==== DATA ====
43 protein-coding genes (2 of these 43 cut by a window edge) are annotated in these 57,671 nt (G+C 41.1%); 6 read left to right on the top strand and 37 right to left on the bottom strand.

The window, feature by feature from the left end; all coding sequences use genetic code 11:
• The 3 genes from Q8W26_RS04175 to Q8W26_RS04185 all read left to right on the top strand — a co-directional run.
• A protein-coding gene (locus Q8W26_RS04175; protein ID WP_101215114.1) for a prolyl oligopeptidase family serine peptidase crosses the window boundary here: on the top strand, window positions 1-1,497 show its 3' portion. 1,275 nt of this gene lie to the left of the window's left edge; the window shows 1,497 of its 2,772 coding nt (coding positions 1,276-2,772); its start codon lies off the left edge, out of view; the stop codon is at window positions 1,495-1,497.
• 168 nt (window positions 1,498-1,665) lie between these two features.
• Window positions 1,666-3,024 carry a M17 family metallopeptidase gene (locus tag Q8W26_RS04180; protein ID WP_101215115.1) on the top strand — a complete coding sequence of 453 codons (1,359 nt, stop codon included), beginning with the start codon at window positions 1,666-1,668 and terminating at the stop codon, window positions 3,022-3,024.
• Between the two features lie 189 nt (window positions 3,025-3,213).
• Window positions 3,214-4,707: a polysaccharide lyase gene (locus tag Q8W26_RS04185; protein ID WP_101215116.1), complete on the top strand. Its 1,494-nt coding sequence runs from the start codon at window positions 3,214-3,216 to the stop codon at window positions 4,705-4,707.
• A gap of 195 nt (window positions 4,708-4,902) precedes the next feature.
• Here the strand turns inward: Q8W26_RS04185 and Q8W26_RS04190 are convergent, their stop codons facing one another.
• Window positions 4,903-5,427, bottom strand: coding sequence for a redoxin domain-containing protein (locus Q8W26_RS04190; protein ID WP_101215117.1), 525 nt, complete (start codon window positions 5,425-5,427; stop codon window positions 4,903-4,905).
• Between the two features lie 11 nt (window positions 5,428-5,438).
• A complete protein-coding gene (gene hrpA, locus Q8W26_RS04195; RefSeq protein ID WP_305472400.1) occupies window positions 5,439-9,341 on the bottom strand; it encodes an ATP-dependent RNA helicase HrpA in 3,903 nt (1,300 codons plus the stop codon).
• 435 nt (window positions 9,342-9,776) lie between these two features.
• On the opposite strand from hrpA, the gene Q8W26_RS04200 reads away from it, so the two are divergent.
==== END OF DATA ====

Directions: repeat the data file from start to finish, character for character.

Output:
43 protein-coding genes (2 of these 43 cut by a window edge) are annotated in these 57,671 nt (G+C 41.1%); 6 read left to right on the top strand and 37 right to left on the bottom strand.

The window, feature by feature from the left end; all coding sequences use genetic code 11:
• The 3 genes from Q8W26_RS04175 to Q8W26_RS04185 all read left to right on the top strand — a co-directional run.
• A protein-coding gene (locus Q8W26_RS04175; protein ID WP_101215114.1) for a prolyl oligopeptidase family serine peptidase crosses the window boundary here: on the top strand, window positions 1-1,497 show its 3' portion. 1,275 nt of this gene lie to the left of the window's left edge; the window shows 1,497 of its 2,772 coding nt (coding positions 1,276-2,772); its start codon lies off the left edge, out of view; the stop codon is at window positions 1,495-1,497.
• 168 nt (window positions 1,498-1,665) lie between these two features.
• Window positions 1,666-3,024 carry a M17 family metallopeptidase gene (locus tag Q8W26_RS04180; protein ID WP_101215115.1) on the top strand — a complete coding sequence of 453 codons (1,359 nt, stop codon included), beginning with the start codon at window positions 1,666-1,668 and terminating at the stop codon, window positions 3,022-3,024.
• Between the two features lie 189 nt (window positions 3,025-3,213).
• Window positions 3,214-4,707: a polysaccharide lyase gene (locus tag Q8W26_RS04185; protein ID WP_101215116.1), complete on the top strand. Its 1,494-nt coding sequence runs from the start codon at window positions 3,214-3,216 to the stop codon at window positions 4,705-4,707.
• A gap of 195 nt (window positions 4,708-4,902) precedes the next feature.
• Here the strand turns inward: Q8W26_RS04185 and Q8W26_RS04190 are convergent, their stop codons facing one another.
• Window positions 4,903-5,427, bottom strand: coding sequence for a redoxin domain-containing protein (locus Q8W26_RS04190; protein ID WP_101215117.1), 525 nt, complete (start codon window positions 5,425-5,427; stop codon window positions 4,903-4,905).
• Between the two features lie 11 nt (window positions 5,428-5,438).
• A complete protein-coding gene (gene hrpA, locus Q8W26_RS04195; RefSeq protein ID WP_305472400.1) occupies window positions 5,439-9,341 on the bottom strand; it encodes an ATP-dependent RNA helicase HrpA in 3,903 nt (1,300 codons plus the stop codon).
• 435 nt (window positions 9,342-9,776) lie between these two features.
• On the opposite strand from hrpA, the gene Q8W26_RS04200 reads away from it, so the two are divergent.